I decided to reduce the open end of the FCP with around 60cm.

After this, I measured a dip at 7.1 MHz with R around 32Ω, and SWR was roughly around 1.8.
I couldn’t believe my eyes . . . very suspicious! (instead of promising . . .)

The vertical part of the inverted-L was 8.5 – 1 = 7.5m. This results in a monopole length of (7.5/42.37)*360 = 64°.
The radiation resistance of a 64° thin monopole amounts ca. 30Ω (cf. 5th ed. “Low Band DXing”, ON4UN, fig. 9-8B).
Next, the topload had a sloping angle of around 65°, reducing the electrical height (l/λ) thus reducing Rrad more.

Now what? I asked for another MFJ-259 and reproduced the first MFJ measurement.
Queer . . .

Because nobody else could help me out with yet another (type of) VNA I decided to follow Luis HC1PF’s approach:
“If this is what I measure, this is what I measure.”

For my own convenience I decided to conclude that my friends caravan and other nearby 40m antennas were ‘assisting’ me.
Given the circumstances I couldn’t imagine a more plausible explanation.

A 2 μH hairpin coil was wound on a small plastic ‘smoothy’ bottle and connected to the feed point.
After this, the MFJ-259 displayed a SWR of nearly 1 with R around 50Ω. Fiddling with winding spacings on the bottle forced
the MFJ-259 to keep the SWR needle rock solid in the left corner @7.08 MHz.

An improvised ‘ugly balun’ choke was made of several feedline windings.  The antenna was connected to
my friends FT-857 inside his caravan tent. There the good match was confirmed.

Below some pictures of the contraption. Click on each image to enlarge in a new tab.

First on-air experiences with the experimental 40m FCP
My friend had a coax switch (not a hoax switch ; -) and we decided to compare his inverted-V and the freshly built inv-L FCP antenna.
His immediate observation was that, compared to his inverted-V, ‘different’ stations could be heard with the FCP vertical.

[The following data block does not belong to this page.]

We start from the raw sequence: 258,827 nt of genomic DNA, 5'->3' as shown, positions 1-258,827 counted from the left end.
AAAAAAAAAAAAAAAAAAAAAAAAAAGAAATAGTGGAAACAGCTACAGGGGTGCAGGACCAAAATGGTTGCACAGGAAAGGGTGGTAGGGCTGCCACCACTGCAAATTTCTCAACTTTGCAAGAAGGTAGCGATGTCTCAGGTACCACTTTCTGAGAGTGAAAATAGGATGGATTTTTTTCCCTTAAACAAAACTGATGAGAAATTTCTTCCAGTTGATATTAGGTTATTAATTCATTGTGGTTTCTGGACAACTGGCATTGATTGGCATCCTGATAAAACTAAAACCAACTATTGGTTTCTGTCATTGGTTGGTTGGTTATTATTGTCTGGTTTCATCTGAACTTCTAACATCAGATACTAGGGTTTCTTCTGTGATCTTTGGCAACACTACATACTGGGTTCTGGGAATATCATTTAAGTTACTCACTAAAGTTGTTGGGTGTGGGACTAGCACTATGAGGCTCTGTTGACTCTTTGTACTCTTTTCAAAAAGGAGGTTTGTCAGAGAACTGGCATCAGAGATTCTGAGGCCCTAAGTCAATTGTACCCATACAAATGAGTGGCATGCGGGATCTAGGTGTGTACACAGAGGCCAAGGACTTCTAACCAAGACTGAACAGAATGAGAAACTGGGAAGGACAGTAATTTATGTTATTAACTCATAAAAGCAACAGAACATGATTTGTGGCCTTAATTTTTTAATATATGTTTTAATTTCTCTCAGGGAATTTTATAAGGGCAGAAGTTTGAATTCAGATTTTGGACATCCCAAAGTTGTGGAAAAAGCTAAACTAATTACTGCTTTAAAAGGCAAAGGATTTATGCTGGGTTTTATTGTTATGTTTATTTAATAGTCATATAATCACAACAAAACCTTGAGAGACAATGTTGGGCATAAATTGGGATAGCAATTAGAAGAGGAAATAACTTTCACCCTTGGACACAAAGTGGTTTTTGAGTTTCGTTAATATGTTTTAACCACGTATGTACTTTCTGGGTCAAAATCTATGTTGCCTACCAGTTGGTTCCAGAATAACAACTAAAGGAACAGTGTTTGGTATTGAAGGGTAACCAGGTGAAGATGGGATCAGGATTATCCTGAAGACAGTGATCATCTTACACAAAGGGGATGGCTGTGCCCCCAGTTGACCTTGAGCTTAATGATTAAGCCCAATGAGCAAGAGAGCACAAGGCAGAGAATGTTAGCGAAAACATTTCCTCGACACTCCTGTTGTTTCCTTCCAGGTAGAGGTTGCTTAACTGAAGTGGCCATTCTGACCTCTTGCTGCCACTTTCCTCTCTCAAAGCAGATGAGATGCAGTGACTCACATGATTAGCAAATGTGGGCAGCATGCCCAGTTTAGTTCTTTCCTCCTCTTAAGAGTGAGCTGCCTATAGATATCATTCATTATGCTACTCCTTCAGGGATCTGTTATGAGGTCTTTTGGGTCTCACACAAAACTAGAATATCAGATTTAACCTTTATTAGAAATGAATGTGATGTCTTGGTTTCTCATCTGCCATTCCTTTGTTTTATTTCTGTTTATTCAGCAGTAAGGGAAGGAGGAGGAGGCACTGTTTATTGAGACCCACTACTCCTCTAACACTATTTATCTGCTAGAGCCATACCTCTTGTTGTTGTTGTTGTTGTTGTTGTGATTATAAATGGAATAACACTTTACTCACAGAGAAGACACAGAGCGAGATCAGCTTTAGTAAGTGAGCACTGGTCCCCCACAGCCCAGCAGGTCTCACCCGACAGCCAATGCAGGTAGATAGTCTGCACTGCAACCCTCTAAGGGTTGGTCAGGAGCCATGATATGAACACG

Very nearby stations (< 70 km) were stronger on his inverted-V, all others had significant better SNR’s + ‘displayed’
signal strenghts. Sometimes up to four (4) ‘S-points’ on his FT-857 . . . (besides a ‘bar’ the FT-857 also displays e.g. ‘S7′).

Of course the intrinsic difference between an inverted-V and this vertical (e.g. take off angle) is obvious.
However, at first glance the results were remarkable, also at medium distances  (150 – 400 km).

<Tell Sell Amazing Mike (SK)>
My friend is no DXer and it was getting dark so I decided to scan the band. I worked UN7AR after a first call through an EU-pile up
on 7094 kHz with reasonable signals (57-58 or so) with 65W PEP.  Path length is around 3400 km. When switching to
the inverted-V UN7AR disappeared into the noise/QRM, so I didn’t bother to disturb his EU-pile up with antenna experiments.
</Tell Sell Amazing Mike (SK)>

After this promising but peculiar result I took my first beer and enjoyed a barbecue with fellow HAM friends and our partners.

Qualitative (not quantitative) experiment
After the BBQ, my friend was very curious if his new antenna would improve his signal in The Netherlands.
During summers there is a Dutch 40m ‘holiday round’ (‘Gooische Ronde’) with people on vacation spreaded all over Europe.
Also lots of Dutch HAMs located in The Netherlands join in.

When net control asked for subscribers I called in with the vertical, deliberately not signing /DL.
My friend eagerly wanted me to inform others that we were testing his new antenna.

I told him that this would screw up the experiment.

After a short while it was my slot.